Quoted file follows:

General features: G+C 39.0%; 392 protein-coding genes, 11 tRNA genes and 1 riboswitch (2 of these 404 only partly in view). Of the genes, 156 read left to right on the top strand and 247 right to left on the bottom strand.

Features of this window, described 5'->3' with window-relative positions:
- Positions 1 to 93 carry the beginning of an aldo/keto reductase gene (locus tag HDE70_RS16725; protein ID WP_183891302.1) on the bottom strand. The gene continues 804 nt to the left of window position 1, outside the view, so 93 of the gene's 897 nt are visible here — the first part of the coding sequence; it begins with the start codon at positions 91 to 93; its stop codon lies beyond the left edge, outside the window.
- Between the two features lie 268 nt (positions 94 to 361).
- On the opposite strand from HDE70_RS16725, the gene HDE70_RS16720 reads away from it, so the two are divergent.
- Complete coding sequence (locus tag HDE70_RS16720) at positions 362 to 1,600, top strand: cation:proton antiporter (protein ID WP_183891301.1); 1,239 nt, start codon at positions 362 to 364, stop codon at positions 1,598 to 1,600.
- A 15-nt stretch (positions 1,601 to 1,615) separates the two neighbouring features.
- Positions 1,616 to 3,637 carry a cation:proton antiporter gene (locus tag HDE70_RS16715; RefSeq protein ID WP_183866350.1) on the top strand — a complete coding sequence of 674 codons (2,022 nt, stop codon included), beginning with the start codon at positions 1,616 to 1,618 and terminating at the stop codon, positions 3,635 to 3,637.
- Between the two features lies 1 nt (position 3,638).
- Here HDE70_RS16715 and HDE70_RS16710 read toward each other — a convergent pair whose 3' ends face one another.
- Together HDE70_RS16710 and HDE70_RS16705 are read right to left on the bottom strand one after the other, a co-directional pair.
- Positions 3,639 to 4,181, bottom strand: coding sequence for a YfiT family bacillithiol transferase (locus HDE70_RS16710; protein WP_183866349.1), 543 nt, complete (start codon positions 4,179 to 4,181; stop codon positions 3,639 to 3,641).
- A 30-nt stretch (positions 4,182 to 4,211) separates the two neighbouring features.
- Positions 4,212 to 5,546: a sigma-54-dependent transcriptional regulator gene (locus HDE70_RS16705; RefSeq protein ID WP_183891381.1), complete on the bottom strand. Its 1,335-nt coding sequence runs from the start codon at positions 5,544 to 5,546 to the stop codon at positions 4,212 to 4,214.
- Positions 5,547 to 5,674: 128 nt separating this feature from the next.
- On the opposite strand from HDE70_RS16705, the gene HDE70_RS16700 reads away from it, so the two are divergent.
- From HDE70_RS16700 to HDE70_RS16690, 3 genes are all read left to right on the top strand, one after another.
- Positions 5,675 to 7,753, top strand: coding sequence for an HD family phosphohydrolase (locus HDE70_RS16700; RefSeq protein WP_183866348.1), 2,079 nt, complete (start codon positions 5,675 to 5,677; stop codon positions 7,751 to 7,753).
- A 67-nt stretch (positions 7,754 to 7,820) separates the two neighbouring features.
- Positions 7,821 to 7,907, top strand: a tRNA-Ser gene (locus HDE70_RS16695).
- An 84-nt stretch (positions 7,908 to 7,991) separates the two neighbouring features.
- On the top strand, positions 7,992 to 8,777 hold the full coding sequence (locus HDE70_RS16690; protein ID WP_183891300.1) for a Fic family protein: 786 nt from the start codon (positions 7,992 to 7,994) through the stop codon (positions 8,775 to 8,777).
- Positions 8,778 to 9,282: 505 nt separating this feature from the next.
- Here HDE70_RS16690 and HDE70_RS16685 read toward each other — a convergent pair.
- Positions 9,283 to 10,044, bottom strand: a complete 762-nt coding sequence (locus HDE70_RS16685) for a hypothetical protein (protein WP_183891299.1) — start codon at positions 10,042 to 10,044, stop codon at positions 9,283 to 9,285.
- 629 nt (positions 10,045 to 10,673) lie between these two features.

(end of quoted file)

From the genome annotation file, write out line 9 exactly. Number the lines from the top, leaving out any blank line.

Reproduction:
- Between the two features lies 1 nt (position 3,638).